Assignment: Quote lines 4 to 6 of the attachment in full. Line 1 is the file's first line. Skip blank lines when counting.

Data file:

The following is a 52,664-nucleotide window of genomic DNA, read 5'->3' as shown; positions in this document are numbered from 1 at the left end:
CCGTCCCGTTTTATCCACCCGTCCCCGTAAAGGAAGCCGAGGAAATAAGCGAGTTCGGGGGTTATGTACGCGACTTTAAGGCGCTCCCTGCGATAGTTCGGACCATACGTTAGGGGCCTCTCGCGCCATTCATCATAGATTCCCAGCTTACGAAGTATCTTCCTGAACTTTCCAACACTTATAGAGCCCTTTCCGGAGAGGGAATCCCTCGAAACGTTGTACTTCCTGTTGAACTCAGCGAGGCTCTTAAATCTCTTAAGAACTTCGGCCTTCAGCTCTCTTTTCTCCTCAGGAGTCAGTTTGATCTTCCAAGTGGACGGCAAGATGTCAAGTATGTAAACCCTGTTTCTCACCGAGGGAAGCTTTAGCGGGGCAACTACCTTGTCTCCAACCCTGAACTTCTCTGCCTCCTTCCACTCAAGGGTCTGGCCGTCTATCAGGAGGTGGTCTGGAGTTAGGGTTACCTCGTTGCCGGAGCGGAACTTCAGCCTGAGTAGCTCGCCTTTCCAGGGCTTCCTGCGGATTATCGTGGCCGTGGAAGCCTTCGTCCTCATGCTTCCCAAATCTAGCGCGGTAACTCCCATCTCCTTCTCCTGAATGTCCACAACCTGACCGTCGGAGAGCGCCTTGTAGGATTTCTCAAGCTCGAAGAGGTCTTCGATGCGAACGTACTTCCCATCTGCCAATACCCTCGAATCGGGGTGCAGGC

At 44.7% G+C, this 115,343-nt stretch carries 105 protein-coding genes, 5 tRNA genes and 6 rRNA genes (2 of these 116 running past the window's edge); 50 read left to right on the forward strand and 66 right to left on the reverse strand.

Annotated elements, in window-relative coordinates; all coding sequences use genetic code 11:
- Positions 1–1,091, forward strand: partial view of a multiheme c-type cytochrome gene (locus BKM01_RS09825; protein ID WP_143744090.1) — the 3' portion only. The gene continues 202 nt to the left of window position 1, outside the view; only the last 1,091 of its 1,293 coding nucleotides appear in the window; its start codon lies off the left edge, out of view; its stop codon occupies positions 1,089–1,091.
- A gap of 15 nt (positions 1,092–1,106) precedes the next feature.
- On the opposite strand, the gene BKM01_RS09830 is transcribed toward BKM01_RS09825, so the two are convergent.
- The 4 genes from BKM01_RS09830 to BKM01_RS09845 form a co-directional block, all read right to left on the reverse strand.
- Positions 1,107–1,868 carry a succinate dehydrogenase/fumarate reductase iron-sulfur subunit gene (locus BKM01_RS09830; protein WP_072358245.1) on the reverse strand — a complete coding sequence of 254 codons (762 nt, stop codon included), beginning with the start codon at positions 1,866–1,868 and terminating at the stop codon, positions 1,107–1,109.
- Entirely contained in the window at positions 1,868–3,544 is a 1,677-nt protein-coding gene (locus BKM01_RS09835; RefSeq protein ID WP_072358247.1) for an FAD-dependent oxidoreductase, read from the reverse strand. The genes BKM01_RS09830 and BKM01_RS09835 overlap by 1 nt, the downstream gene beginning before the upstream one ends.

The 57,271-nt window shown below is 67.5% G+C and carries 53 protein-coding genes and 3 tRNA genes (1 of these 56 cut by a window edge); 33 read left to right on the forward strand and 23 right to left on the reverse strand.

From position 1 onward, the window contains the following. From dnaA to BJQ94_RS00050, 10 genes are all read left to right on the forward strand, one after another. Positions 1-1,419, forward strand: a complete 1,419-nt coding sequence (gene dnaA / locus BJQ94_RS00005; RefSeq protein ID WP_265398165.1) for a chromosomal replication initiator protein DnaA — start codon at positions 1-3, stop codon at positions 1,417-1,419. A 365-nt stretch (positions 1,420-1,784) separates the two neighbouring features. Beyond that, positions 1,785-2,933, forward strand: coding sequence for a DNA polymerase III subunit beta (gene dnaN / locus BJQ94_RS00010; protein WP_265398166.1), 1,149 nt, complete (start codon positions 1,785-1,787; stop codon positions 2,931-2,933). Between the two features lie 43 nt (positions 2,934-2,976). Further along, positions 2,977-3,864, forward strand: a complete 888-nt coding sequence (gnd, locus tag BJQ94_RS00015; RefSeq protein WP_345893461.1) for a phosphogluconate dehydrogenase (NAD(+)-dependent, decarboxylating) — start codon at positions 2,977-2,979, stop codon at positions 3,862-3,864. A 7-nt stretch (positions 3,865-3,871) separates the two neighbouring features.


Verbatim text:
Annotated elements, in window-relative coordinates; all coding sequences use genetic code 11:
- Positions 1–1,091, forward strand: partial view of a multiheme c-type cytochrome gene (locus BKM01_RS09825; protein ID WP_143744090.1) — the 3' portion only. The gene continues 202 nt to the left of window position 1, outside the view; only the last 1,091 of its 1,293 coding nucleotides appear in the window; its start codon lies off the left edge, out of view; its stop codon occupies positions 1,089–1,091.
- A gap of 15 nt (positions 1,092–1,106) precedes the next feature.